Tunisia says killed jihadists were al-Qaeda leaders

2019-09-03 22:01
A member of Ussud Al-Anbar (Anbar Lions), a Jihadist group affiliated to the Islamic State of Iraq and the Levant , al-Qaeda's front group in Iraq, holding up the trademark black and white Islamist flag. (File, AFP)

A member of Ussud Al-Anbar (Anbar Lions), a Jihadist group affiliated to the Islamic State of Iraq and the Levant , al-Qaeda's front group in Iraq, holding up the trademark black and white Islamist flag. (File, AFP)

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Three suspected jihadists killed in a gun battle with Tunisian forces were wanted Algerian leaders of al-Qaeda, Tunisia's interior ministry said on Tuesday, a day after the shootout.

The Tunisian national guard said one its officers was also killed when fighting broke out Monday during a joint search operation with the army in the mountainous Kasserine region near the Algerian border.

The interior ministry said one of the three alleged jihadists, identified as El Behi Akrouf and nicknamed Abu Salma, could be a top leader of Okba ibn Nafaa - the Tunisian branch of Al-Qaeda in the Islamic Maghreb (Aqim).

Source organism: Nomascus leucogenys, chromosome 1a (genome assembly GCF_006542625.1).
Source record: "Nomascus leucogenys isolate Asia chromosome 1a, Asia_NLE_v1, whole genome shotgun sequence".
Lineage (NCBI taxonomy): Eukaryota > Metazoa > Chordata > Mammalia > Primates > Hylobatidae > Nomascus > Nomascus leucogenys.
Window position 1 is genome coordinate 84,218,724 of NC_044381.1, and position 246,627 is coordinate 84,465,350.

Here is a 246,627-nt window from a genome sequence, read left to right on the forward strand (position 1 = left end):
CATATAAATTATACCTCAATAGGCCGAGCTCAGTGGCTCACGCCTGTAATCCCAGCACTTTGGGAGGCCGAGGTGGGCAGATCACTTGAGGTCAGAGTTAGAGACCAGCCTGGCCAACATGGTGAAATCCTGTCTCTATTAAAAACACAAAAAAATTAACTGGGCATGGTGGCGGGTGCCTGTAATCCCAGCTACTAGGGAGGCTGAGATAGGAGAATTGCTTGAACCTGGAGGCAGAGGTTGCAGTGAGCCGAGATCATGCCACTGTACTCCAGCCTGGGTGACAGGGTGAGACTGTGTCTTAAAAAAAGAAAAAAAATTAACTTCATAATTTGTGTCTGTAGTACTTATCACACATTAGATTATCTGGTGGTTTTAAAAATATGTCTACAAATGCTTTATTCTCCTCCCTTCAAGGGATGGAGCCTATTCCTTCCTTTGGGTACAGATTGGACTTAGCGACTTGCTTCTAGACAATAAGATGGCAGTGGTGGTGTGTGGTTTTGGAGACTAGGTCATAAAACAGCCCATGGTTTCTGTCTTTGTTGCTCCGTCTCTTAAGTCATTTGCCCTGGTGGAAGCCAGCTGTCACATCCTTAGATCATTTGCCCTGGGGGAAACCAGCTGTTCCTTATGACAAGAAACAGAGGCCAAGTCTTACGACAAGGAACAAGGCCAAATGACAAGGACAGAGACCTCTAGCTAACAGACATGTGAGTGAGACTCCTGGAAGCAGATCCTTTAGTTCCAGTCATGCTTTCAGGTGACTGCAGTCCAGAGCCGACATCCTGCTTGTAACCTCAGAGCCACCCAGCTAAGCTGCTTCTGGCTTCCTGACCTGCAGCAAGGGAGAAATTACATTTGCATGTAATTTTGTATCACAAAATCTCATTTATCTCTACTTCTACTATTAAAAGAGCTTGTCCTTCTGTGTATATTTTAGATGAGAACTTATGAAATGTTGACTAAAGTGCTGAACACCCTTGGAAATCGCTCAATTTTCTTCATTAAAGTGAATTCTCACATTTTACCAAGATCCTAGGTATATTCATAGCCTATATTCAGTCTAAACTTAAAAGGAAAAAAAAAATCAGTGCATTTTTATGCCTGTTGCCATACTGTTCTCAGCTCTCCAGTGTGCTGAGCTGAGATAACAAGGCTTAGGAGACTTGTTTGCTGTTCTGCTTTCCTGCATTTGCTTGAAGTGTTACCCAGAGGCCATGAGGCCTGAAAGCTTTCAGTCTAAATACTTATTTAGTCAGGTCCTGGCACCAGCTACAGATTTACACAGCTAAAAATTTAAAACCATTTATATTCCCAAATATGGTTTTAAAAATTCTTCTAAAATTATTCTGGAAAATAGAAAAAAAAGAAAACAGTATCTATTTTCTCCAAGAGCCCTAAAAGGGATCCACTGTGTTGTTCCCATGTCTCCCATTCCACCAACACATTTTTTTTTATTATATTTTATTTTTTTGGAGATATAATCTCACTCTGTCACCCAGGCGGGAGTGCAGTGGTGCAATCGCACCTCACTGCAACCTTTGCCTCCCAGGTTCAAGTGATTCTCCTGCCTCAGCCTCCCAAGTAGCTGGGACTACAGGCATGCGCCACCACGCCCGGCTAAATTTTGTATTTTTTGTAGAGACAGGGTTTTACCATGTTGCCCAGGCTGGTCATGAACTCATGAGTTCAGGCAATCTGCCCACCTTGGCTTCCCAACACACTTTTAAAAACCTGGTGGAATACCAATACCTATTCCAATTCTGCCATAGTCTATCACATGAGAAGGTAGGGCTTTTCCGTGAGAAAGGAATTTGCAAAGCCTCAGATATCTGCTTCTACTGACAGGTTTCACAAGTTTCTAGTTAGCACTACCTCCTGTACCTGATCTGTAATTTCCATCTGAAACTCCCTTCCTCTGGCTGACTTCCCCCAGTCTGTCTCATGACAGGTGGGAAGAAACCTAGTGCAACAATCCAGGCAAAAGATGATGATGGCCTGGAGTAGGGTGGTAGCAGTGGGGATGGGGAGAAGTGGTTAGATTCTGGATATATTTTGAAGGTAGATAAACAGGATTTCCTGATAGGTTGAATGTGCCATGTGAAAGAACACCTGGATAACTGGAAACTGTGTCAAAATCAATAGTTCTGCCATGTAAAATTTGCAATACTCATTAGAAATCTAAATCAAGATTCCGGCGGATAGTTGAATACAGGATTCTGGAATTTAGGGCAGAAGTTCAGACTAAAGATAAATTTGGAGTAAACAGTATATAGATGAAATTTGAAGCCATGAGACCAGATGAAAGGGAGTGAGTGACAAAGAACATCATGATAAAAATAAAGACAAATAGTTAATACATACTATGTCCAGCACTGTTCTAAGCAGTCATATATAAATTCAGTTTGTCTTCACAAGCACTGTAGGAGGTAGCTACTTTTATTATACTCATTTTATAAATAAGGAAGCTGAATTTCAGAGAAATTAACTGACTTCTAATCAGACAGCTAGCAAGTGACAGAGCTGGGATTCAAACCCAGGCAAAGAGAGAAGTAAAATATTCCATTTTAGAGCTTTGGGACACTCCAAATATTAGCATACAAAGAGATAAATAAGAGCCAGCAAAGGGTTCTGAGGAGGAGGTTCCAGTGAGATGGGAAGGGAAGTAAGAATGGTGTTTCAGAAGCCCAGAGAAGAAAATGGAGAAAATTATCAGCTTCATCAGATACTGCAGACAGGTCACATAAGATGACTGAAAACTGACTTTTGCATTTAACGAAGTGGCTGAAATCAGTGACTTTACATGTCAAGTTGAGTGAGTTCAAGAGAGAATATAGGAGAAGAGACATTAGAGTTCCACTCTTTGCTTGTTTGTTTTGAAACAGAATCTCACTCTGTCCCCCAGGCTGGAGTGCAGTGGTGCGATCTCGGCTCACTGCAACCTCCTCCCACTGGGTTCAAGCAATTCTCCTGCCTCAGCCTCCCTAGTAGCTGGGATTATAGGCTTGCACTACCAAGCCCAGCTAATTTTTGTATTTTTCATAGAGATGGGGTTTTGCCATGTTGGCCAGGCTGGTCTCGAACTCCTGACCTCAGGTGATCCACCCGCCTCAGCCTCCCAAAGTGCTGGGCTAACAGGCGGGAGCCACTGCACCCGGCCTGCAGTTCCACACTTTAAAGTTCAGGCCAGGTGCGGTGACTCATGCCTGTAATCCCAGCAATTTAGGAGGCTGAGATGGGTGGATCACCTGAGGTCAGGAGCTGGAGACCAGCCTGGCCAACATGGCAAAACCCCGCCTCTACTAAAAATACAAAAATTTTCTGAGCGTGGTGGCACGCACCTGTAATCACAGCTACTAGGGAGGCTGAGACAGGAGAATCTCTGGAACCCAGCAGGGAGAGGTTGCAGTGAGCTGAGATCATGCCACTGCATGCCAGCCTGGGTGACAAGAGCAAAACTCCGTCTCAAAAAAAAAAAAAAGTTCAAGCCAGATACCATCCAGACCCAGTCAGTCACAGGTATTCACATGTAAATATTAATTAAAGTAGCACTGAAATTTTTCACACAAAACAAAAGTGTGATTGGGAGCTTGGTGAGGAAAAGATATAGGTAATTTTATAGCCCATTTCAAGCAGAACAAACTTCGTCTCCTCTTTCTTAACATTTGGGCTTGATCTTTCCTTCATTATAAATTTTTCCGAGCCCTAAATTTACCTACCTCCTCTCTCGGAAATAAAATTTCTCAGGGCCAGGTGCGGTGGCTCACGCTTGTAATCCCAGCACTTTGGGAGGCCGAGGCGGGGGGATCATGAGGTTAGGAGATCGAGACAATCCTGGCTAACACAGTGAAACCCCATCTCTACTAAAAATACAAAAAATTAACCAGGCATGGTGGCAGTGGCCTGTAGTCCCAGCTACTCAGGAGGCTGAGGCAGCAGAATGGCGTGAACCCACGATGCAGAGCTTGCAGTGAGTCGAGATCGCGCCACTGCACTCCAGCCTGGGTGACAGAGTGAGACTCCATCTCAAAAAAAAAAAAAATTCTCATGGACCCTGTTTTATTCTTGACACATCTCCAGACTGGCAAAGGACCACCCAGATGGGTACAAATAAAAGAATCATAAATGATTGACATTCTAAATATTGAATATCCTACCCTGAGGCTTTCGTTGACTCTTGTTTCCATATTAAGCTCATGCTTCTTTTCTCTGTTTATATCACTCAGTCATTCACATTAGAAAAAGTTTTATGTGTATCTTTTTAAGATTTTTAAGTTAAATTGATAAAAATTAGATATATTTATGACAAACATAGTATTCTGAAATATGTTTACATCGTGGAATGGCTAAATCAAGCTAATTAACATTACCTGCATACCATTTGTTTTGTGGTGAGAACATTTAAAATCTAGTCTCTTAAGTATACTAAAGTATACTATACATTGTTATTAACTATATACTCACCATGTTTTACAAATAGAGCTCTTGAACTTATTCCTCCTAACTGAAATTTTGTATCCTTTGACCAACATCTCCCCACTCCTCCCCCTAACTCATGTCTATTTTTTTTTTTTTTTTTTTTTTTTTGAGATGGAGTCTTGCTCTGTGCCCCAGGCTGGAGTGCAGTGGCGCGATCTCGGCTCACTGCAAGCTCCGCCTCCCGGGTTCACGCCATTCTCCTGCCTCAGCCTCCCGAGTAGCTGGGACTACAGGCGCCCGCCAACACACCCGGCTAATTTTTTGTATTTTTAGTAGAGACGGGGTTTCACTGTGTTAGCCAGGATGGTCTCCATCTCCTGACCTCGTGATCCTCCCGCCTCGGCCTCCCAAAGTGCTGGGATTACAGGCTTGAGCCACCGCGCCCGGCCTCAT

It named the other two men as Tahar Jijli and El Mahi.

The three are "among the most dangerous leaders in their group", national guard spokesman Housemeddine Jebabli said.

They are alleged to have participated in a July 2018 attack that killed six policemen near Jendouba in northwestern Tunisia, according to the interior ministry.

That jihadist operation, the bloodiest since a series of attacks in 2015 and early 2016, was claimed by Aqim.

Jijli was the group's head in the northwestern region of Kef while El Mahi ran its operations in Jendouba, the national guard said, adding that both coordinated directly with Aqim.

The apparent gun battle took place on the opening day of campaigning for Tunisia's presidential election, due to take place on September 15.

Since its 2011 revolution, Tunisia has been hit by multiple jihadist attacks that have killed dozens of members of the security forces and foreign tourists.

The country has been under a state of emergency since November 2015, when an IS-claimed suicide bombing in the capital Tunis killed 12 presidential guards.

The Kasserine region remains a hideout for jihadist groups, including AQIM and the Islamic State group-affiliate Jund al-Khalifa.

Read more on:    al-qaeda  |  tunisia  |  north africa
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